The Ukrainian School of War

VIENNA – The ongoing turmoil in Ukraine has frequently been compared to the Yugoslav crisis of the early 1990s – and, indeed, there are many similarities. But, when it comes to understanding why the conflict between Ukraine's government and Russian-backed separatists has persisted – and why, after a year of increasingly brutal fighting, a resolution seems so remote – the differences are far more important.

Russian President Vladimir Putin's tactics in Ukraine do resemble those of Serbian President Slobodan Milošević during the breakup of Yugoslavia. Putin's misuse of World War II references in propaganda, aimed at fueling intense Russian nationalism, is often said to be a cut-and-paste replica of Milošević's disinformation campaigns in the early 1990s, which stirred up anti-Croat sentiment among Serbs.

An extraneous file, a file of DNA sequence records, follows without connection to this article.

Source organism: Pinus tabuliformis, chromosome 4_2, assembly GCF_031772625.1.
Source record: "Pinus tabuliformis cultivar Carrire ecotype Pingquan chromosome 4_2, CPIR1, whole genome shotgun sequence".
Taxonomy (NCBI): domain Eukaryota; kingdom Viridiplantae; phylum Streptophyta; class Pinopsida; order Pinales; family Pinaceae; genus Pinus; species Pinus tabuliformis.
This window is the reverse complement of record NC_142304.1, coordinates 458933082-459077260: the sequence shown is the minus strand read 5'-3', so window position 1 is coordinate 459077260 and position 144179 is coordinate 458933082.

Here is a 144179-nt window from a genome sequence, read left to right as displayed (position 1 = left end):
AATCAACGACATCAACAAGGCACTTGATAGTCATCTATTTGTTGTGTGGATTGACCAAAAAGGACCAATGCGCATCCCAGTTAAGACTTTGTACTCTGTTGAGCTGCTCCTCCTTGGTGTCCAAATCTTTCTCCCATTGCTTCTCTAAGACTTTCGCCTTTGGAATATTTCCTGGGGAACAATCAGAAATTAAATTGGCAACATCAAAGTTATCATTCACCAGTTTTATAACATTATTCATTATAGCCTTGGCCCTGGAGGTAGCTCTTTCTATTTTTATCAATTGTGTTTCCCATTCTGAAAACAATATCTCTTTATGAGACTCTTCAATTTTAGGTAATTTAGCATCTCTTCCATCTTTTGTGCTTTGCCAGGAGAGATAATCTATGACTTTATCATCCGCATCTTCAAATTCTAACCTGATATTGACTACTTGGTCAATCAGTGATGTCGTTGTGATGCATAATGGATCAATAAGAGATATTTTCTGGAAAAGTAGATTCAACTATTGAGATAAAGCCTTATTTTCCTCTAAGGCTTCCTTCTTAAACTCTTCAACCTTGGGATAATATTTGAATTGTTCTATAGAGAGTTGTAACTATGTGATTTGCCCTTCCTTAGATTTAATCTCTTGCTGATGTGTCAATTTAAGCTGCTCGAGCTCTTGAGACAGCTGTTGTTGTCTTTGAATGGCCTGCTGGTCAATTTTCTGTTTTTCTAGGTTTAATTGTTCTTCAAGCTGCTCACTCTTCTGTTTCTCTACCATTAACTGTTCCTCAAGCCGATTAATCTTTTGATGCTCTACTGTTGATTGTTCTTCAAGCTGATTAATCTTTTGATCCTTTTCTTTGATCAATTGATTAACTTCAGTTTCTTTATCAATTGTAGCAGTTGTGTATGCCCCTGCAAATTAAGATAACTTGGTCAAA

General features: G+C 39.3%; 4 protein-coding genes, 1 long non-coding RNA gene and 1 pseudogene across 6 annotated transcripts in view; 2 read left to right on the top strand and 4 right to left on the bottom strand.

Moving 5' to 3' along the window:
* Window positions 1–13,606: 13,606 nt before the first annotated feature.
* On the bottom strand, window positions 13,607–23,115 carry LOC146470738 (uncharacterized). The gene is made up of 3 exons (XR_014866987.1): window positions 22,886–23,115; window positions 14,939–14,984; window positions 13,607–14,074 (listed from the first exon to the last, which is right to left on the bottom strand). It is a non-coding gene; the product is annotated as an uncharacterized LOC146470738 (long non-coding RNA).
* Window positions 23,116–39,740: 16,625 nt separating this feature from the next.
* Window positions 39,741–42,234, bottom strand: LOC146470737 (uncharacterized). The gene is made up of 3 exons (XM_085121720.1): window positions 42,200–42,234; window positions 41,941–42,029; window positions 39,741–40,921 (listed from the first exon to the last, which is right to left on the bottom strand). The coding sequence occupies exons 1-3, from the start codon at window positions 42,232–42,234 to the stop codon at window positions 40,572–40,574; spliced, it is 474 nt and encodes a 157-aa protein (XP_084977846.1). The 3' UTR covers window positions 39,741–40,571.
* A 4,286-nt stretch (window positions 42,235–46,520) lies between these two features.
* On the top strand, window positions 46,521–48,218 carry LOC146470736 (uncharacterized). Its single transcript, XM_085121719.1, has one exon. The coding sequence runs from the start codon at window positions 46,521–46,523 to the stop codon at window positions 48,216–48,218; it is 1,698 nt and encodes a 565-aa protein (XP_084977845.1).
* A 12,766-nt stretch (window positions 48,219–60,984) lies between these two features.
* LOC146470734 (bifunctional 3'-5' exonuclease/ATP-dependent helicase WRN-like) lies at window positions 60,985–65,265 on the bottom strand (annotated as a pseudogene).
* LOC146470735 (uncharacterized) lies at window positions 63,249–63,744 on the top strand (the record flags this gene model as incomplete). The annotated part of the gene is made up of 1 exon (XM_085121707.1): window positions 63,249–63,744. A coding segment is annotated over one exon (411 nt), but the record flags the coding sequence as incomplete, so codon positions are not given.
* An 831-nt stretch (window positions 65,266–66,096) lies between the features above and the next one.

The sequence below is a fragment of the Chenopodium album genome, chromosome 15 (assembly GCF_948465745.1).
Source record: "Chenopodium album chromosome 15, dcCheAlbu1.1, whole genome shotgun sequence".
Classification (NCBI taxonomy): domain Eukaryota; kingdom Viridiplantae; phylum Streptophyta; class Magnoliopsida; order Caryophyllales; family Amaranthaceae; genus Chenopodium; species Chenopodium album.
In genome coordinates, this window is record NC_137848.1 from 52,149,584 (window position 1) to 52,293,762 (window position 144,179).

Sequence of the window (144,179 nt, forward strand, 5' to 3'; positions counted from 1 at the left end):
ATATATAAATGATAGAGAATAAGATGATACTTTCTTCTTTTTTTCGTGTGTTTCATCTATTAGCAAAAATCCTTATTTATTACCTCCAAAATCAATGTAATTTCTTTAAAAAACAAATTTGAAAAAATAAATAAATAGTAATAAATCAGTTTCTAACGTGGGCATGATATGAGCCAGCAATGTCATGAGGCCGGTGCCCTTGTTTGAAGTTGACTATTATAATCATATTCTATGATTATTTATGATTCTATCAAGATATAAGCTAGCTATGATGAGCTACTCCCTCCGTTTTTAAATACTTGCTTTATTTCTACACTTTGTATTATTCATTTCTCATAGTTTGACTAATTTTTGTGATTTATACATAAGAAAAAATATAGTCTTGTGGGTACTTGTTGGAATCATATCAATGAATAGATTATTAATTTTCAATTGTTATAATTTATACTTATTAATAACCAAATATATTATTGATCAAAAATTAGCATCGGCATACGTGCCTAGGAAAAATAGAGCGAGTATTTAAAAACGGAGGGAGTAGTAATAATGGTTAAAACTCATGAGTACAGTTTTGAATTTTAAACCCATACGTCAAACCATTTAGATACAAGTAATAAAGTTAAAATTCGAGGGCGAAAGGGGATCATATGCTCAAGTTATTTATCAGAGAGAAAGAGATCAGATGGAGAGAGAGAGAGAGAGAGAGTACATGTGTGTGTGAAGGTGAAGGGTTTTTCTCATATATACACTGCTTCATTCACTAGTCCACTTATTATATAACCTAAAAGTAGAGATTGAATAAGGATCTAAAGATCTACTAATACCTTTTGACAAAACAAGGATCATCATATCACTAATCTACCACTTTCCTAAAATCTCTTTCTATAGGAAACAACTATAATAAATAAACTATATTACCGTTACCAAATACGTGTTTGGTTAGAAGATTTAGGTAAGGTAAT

Both Putin and Milošević empowered ethnic kin in the countries over which they wanted to assert control, before launching military invasions under the pretense of protecting those kin. Finally, both leaders secured the establishment of self-proclaimed “republics" within another country's borders.

Given these similarities, many argue that Western powers should emulate their approach to ending the crisis in Yugoslavia – and that means providing “lethal defensive military assistance" to Ukraine. After all, it is asserted, the Dayton Agreement that ended the Bosnian War became possible only after the Americans decided to arm the Croats and Bosnian Muslims.